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A simple model for blockchain

It is a fairly typical requirement for financial modellers to translate verbal descriptions of relationships into numbers and formulae and it was surprisingly easy to read some articles and then come up with a simple Excel model which captures some of the key features of this technology.

Here’s an explanation of how it works:

Blockchain is often described as a distributed ledger.

Well, what is a ledger? – A ledger is simply a record of transactions and balances. Consider the bank account (or ledger) below as an example:

Trxn #  Date Description Amount Balance
1 31/01/2021    Supplier A payment    -1,000.00    2,500.00
2 01/02/2021 Client X receipt 300.00 2,800.00
3 05/02/2021 Client Q receipt 200.00 3,000.00


These are the features of how the ledger operates:

  1. The balance shows the amount of the cash asset in the account;
  2. The inputs to computing a given closing balance are the previous balance and the amount of the transaction on the day;
  3. To get from these inputs to the closing balance we perform a sum (addition) operation.

Because the current closing balance is coupled by the transactions and the addition process to the previous balances, we can say the balances are to some extent ‘chained’ to one another in a series of consecutive addition operations.

Now let’s look at a comparative example ‘ledger’ which I have come up with that seems to replicate much of what has been described of the behaviour of a blockchain:

Trxn #  Datetime From To Code (“balance”)
1 31/01/2021 10:30    DB1    DB2     qrhngnrt_31/01/2021 10:30
2 01/02/2021 04:16 DB2 DB3 tohijnm_01/02/2021 04:16
3 05/02/2021 17:29 DB3 DB5 kfytbsz_05/02/2021 17:29


These are the features of how this ‘ledger’ operates:

  1. The code field (also called the balance because it is the analog of the bank account balance column) is the descriptor of the asset;
  2. The inputs to deriving the code at any point are the datetime value, the identities of the parties to the transaction (say DB3 and DB5), and the preceding (brought forward) code (or ‘balance’);
  3. To get from these inputs to the closing ‘balance’ we perform an encryption and concatenation operation as follows: we concatenate (in order) the ‘from’ party ID, the ‘to’ party ID, and the preceding code (say into DB3_DB5_ tohijnm_01/02/2021 04:16 for the transaction of 5 Feb) and we then encrypt this; this gives us a string code (say kfytbsz, although actual encryption strings have 32 or more characters), and we then concatenate this with the datetime of the current transaction to get the closing code.

For the purposes of my model, I have imagined the parties to the transaction to be different database servers which have each been equipped with the functionality to complete transactions for this blockchain and to participate in validating the integrity of the chained asset (e.g. the bitcoin).

As for the bank balance ledger above, the ‘balance’ at any point of the blockchain ledger is ‘chained’ to the preceding transactions and balances.

However, here is a key difference between the two ledgers: due to the encryption operation performed at any step along the way, the most recent balance of the blockchain ledger can only be derived by a single, unique set of preceding transactions and balances.

To illustrate:

• The 5 Feb £3000.00 balance of the bank account could have been derived from an opening balance of £10.00 and a receipt of £2,990.00, or of an opening balance of £25,000,000.00 and a payment of £24,997,000.00, or of an infinite amount of other possible combinations.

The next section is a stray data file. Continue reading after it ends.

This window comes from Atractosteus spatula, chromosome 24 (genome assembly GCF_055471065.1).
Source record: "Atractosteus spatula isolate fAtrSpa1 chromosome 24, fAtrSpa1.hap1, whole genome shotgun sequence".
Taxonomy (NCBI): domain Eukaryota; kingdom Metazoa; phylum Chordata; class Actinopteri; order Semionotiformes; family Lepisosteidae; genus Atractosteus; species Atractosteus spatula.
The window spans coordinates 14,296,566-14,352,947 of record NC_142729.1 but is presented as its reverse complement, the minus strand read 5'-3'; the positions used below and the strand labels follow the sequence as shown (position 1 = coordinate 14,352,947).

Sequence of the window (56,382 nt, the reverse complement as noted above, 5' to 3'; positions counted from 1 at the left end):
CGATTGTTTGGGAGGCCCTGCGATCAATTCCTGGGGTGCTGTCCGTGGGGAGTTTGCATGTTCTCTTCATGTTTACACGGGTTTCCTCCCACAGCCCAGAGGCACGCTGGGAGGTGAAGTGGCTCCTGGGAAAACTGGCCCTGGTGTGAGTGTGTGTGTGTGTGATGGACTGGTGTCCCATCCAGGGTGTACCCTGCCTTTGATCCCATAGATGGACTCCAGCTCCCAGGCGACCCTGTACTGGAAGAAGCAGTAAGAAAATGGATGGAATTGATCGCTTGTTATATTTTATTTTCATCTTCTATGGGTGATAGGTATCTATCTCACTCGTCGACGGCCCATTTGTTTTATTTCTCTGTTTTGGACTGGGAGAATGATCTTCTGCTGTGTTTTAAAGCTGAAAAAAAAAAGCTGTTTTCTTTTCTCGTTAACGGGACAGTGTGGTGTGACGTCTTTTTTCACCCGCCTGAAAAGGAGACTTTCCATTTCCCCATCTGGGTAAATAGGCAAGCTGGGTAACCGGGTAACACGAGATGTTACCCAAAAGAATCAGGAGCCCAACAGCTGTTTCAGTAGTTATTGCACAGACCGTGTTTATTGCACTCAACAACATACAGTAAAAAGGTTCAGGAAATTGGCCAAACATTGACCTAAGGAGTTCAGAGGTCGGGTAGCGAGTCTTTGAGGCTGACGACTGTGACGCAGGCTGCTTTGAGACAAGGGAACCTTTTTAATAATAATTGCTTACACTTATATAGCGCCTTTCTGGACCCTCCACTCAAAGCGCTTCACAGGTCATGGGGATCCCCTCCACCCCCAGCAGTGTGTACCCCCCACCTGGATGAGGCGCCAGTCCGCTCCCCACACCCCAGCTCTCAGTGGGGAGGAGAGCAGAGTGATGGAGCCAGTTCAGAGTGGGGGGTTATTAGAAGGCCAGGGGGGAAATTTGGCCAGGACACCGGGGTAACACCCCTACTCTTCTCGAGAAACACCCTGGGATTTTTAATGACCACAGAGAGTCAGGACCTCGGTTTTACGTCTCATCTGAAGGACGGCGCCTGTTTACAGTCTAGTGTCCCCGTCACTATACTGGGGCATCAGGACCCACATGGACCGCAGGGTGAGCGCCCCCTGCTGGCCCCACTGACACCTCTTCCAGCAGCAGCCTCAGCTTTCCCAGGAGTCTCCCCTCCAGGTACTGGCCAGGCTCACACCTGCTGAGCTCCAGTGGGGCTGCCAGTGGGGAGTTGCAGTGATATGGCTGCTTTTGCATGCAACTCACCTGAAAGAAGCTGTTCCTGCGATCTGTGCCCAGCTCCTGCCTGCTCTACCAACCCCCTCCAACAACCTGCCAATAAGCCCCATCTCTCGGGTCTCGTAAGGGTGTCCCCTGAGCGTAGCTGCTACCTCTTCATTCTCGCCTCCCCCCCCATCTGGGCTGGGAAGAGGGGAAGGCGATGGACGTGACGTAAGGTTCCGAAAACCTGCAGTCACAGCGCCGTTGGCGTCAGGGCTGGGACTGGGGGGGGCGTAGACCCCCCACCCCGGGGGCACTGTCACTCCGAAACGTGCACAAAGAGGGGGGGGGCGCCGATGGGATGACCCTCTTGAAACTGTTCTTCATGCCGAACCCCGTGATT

• But the 5 Feb code of the blockchain ledger could ONLY have been derived from encrypting and concatenating the precise set of inputs in the given order. And similarly for the code of 1 Feb, and the code of 31 Jan before that.

This is important, because in blockchain the ‘ledger’ is distributed and the input values for the transactions are only visible to the parties to the transaction. So, only DB1 and DB2 know the fields for transaction 1; only DB2 and DB3 know the values of the inputs and output code of transaction 2, and only DB3 and DB5 know the values of the inputs and output code of transaction 5.

These features (uniqueness of transactions, chaining of transactions, and distributed knowledge of the input and output values of separate transactions) then makes it possible for the code to be uniquely validated after any transaction by requesting that prior parties to the transaction history of the asset compare their data to determine whether collectively it is consistent with the current code of the asset.

I have not tried to model how the comparison might take place, but it is not difficult to imagine some sort of peer-to-peer checking that would validate the integrity of the chained transactions without aggregating all the data into a single ledger.

So, there it is: a model which allows for a distributed ledger and secure validation of a code descriptor of an asset.

In the case of a bitcoin, the asset is simply a right to economic benefits represented by the code and the economic benefits are the current market price of the ‘coin’.

There are undoubtedly additional complexities to creating an actual cryptocurrency and if anyone wants to comment further, please let me know.

Also, if this simple model does not sync with the features of blockchain at some fundamental level, please let me know – I have worked solely off the basis of some articles with verbal descriptions to come up with what seems to me a practical ‘how it works’ model but I don’t have experience of building blockchains myself.

Lastly, although it should be easy enough for anyone who has read the above to recreate a working Excel model of a blockchain, you can always download the attached file and see what I have done.